So many versions to pull together!
Latin, Missal of 2002
Deus Pater, qui, Verbum veritatis et Spiritum sanctificationis mittens in mundum, admirabile mysterium tuum hominibus declarasti, da nobis, in confessione verae fidei, aeternae gloriam Trinitatis agnoscere, et Unitatem adorare in potentia maiestatis.
Latin, Missal of 1962
Omnipotens sempiterne Deus, qui dedisti famulis tuis, in confessione verae fidei, aeternae Trinitatis gloriam agnoscere, et in potentia maiestatis adorare Unitatem: quaesumus; ut, eiusdem fidei firmitate, ab omnibus semper muniamur adversis.
English, 2011 translation (current)
God our Father, who by sending into the world
the Word of truth and the Spirit of sanctification
made known to the human race your wondrous mystery,
grant us, we pray, that in professing the true faith,
we may acknowledge the Trinity of eternal glory
and adore your Unity, powerful in majesty
English, 1998 translation (suppressed)
God our Father,
you revealed the wonderful mystery of the Godhead
by sending into the world
the Word who speaks all truth
and the Spirit who makes us holy.
Grant that we may proclaim the fullness of faith
by acknowledging and worshipping
three Persons, eternal in glory,
one God of majesty and power.
English, 1973 translation
you sent your Word to bring us truth
and your Spirit to make us holy.
Through them we come to know the mystery of your life.
Help us to worship you, one God in three Persons,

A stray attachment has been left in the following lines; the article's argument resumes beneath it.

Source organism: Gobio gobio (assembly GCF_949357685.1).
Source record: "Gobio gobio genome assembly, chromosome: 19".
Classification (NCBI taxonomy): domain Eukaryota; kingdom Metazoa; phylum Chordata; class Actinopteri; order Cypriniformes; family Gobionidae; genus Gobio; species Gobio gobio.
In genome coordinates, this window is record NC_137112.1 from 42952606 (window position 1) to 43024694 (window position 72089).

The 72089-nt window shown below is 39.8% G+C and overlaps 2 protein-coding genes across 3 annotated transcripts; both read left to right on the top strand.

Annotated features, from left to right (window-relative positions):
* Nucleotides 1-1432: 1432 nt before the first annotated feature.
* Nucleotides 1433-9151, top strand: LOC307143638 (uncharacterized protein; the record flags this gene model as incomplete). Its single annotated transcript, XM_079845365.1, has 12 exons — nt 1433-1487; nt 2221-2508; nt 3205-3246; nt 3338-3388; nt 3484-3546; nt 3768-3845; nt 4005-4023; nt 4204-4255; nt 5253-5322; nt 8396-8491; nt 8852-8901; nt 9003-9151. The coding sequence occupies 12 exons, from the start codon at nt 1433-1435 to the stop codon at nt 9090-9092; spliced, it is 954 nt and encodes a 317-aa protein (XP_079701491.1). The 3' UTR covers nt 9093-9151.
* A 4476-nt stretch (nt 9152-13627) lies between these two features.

By proclaiming and living our faith in you.
If you are interested in this collect, look here, where, back in 2011, our own Xavier Rindfleisch analysed it. And he provided yet another source, the version that the bishops submitted to Vox Clara. Here it is:
God our Father,
by sending into the world the Word of truth
and the Spirit of sanctification
you made known to humankind your awesome mystery;
grant us, in professing the true faith,
to acknowledge the Trinity of eternal glory,
and adore the Unity, powerful in majesty.
Notice that Vox Clara changed “humankind” to “the human race”; changed “awesome” to “wondrous”; and tossed in a “we pray” that wasn’t in the Latin, because Liturgiam Authenticam says … oh, never mind.
But they also introduced formal heresy into the translation, which we are saddled with today. Go read Rindfleisch’s analysis for more on this.
@Jonathan Day – comment #8:
To pick a nit, it would be material heresy, not formal, since I doubt any of the “translators” are Arians.
What does ‘mystery’ mean in this prayer? Some translations above construe it as ‘reality hard to understand’, as in ‘the mystery of the Godhead’ or ‘the mystery of your life’.
But I’d prefer to understand it in the Pauline sense of God’s eternal plan, revealed in Christ and continued in the Church. Thus, the Trinity Collect looks back at the unfolding of this mystery through the Church’s year, and asks that we may remain faithful to what it has taught us.